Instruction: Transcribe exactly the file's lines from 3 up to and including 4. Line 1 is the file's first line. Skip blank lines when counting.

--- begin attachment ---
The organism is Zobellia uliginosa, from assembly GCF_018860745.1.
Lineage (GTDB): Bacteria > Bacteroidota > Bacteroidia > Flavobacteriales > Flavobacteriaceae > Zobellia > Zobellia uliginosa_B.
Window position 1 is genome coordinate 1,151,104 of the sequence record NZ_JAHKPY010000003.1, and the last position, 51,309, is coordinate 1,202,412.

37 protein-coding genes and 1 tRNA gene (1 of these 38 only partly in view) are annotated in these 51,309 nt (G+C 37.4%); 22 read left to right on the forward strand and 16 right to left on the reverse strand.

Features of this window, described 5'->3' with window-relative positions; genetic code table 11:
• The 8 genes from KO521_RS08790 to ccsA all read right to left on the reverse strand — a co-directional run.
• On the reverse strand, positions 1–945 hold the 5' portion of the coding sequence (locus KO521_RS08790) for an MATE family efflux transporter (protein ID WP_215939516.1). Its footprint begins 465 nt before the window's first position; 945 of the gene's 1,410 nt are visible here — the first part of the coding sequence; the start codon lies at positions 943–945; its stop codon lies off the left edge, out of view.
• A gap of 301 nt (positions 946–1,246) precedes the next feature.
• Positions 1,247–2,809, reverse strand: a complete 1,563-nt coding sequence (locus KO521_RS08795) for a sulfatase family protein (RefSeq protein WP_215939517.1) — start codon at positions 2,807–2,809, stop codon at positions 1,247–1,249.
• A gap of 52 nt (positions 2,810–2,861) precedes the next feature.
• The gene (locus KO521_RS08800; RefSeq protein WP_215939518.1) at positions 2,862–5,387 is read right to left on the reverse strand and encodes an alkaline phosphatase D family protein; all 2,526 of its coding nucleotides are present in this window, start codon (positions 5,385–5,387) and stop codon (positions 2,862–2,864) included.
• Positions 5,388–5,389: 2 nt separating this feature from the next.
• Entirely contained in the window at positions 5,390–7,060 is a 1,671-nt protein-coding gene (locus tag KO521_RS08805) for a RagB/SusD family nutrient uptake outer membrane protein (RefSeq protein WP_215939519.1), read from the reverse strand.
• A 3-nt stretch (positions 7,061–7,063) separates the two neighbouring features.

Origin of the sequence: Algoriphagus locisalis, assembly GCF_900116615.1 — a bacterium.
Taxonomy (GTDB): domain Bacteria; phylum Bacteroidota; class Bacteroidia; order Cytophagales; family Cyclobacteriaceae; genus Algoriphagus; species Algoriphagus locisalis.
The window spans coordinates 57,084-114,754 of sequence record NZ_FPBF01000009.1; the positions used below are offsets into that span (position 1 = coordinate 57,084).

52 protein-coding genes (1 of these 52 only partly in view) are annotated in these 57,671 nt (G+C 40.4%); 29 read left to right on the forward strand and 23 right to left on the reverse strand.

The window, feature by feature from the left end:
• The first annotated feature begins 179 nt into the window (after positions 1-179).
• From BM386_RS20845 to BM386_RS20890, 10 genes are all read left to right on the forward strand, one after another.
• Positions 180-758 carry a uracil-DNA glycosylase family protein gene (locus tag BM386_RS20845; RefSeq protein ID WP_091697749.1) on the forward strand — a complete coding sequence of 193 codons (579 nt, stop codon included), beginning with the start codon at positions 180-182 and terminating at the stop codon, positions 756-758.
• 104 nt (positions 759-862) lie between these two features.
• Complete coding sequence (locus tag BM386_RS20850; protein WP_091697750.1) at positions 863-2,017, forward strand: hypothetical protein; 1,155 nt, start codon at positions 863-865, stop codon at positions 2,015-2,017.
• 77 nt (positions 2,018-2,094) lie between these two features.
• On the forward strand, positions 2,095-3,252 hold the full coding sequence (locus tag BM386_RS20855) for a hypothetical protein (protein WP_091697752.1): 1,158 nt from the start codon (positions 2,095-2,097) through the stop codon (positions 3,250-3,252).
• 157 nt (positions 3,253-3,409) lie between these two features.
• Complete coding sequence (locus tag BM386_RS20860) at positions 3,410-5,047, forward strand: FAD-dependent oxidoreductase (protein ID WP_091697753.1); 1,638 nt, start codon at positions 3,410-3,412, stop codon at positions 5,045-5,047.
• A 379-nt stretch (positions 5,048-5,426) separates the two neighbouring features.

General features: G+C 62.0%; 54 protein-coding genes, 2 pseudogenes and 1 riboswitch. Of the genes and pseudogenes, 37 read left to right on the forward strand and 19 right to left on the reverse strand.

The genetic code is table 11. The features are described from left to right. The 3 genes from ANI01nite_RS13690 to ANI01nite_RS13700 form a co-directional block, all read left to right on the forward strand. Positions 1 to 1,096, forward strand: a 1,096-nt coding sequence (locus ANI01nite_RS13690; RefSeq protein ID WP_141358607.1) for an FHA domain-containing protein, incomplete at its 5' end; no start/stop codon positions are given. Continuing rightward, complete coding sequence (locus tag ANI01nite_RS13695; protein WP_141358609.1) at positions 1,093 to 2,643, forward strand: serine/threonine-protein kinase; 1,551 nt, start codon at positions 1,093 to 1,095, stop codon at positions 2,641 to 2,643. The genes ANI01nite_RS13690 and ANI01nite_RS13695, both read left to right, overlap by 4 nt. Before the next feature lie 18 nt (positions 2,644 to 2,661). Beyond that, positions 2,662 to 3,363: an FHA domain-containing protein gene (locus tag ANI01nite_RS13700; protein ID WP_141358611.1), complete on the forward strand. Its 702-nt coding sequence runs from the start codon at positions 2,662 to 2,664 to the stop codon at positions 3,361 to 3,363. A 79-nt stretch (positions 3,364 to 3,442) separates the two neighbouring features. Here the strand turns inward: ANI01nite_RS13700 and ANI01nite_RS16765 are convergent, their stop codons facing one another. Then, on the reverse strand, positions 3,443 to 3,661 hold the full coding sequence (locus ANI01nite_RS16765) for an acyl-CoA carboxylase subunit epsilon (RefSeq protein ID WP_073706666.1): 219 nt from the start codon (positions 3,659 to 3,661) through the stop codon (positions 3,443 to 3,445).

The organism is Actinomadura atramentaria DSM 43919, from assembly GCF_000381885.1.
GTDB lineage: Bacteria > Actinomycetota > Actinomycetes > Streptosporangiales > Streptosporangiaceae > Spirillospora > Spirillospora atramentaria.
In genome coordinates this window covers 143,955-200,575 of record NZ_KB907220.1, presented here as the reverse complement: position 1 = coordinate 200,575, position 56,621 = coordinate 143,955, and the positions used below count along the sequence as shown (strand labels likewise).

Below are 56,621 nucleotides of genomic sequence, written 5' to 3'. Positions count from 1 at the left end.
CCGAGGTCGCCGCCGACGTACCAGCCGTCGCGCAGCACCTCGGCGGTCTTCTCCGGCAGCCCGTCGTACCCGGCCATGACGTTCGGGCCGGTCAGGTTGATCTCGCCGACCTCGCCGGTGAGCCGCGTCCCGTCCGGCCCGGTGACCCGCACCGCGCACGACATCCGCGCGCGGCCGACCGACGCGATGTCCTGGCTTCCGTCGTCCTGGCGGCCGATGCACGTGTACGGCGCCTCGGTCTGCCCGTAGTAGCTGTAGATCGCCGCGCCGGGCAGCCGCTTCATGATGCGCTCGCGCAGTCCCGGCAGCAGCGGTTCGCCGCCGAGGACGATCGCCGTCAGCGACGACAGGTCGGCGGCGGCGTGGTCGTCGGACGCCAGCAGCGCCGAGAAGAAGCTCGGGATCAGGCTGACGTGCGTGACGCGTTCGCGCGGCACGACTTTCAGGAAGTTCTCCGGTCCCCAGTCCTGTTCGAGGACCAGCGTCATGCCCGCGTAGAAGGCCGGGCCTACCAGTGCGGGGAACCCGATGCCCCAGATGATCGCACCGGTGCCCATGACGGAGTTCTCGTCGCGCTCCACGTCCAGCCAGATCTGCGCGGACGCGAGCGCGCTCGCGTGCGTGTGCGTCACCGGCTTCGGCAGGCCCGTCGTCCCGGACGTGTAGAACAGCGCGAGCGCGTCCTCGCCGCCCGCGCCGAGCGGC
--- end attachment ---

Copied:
Window position 1 is genome coordinate 1,151,104 of the sequence record NZ_JAHKPY010000003.1, and the last position, 51,309, is coordinate 1,202,412.

37 protein-coding genes and 1 tRNA gene (1 of these 38 only partly in view) are annotated in these 51,309 nt (G+C 37.4%); 22 read left to right on the forward strand and 16 right to left on the reverse strand.